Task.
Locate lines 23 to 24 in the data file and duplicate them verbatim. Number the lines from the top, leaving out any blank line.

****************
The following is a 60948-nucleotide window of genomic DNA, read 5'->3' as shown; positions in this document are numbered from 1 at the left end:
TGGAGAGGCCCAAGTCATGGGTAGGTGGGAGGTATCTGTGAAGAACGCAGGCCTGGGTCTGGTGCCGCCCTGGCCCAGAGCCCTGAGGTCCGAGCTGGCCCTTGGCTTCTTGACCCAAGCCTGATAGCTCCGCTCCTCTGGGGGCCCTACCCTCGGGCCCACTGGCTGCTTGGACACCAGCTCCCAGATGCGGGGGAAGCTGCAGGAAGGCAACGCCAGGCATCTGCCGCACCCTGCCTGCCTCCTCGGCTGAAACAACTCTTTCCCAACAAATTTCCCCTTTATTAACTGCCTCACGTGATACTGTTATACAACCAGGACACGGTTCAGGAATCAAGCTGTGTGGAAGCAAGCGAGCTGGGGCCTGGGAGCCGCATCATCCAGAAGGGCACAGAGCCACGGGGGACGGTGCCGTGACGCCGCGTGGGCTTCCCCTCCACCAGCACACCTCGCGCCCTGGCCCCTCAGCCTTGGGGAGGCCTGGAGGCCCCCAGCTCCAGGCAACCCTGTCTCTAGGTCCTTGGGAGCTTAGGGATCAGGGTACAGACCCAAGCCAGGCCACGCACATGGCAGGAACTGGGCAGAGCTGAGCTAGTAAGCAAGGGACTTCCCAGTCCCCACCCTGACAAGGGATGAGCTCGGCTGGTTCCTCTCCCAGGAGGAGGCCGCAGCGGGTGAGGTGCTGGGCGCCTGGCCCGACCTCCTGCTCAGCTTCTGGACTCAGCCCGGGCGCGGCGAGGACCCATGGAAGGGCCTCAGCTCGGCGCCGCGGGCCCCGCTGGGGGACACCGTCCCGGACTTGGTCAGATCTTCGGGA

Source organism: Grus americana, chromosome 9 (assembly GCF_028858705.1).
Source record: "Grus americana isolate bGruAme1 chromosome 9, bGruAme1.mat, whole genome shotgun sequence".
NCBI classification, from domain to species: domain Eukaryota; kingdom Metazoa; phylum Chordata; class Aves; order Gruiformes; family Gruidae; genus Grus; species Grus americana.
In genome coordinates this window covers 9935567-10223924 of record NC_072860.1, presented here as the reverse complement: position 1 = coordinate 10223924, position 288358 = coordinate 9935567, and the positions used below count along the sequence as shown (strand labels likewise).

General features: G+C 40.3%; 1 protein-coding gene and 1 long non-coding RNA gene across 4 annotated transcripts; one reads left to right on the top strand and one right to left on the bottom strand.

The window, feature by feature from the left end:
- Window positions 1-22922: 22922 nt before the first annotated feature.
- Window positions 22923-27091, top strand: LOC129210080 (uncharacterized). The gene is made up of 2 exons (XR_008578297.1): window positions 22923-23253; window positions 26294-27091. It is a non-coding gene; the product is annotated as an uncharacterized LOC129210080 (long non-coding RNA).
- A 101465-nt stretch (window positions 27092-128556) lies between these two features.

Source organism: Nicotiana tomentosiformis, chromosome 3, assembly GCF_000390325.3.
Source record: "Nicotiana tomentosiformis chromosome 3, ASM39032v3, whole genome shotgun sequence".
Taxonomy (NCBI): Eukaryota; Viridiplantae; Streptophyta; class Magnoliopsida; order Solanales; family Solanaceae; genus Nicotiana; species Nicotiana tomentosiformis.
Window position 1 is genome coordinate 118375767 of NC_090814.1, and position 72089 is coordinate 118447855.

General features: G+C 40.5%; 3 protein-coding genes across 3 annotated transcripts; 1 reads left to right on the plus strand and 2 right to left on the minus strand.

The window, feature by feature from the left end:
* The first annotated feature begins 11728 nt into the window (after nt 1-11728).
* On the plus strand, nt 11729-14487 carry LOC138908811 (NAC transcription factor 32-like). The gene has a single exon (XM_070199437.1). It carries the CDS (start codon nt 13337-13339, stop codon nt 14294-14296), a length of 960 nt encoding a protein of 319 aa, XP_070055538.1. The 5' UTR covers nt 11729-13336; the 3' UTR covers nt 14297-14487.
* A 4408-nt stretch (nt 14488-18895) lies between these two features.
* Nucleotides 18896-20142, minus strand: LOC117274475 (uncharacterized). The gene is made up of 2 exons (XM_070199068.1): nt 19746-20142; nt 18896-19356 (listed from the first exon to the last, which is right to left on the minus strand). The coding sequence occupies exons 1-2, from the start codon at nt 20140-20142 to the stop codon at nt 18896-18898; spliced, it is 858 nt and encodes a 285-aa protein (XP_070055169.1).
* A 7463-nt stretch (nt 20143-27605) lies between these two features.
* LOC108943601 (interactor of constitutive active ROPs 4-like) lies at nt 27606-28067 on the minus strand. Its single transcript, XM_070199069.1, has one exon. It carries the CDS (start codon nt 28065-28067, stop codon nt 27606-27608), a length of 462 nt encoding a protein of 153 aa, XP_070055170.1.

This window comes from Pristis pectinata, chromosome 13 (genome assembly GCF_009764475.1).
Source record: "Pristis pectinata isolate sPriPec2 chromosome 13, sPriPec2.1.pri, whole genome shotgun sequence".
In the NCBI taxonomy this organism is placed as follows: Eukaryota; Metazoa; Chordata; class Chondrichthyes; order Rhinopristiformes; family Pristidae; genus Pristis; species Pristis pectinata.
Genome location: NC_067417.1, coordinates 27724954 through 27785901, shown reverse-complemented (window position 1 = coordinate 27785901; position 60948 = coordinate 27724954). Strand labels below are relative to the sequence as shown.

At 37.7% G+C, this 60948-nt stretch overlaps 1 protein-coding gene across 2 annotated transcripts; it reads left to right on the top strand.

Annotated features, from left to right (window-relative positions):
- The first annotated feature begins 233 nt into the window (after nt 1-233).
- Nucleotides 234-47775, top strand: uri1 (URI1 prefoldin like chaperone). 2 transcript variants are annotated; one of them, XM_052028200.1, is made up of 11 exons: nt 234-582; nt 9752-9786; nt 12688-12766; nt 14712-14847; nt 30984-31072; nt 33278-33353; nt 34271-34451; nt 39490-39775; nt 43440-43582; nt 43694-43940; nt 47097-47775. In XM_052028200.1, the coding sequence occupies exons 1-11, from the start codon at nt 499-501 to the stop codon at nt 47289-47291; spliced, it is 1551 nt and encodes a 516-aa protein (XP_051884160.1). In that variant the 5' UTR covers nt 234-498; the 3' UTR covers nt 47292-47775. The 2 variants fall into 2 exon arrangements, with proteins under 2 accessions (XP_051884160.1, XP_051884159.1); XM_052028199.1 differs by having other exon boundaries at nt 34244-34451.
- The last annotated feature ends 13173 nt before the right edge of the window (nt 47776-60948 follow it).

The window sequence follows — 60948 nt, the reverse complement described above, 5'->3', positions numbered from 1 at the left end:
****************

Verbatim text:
* LOC108943601 (interactor of constitutive active ROPs 4-like) lies at nt 27606-28067 on the minus strand. Its single transcript, XM_070199069.1, has one exon. It carries the CDS (start codon nt 28065-28067, stop codon nt 27606-27608), a length of 462 nt encoding a protein of 153 aa, XP_070055170.1.

This window comes from Pristis pectinata, chromosome 13 (genome assembly GCF_009764475.1).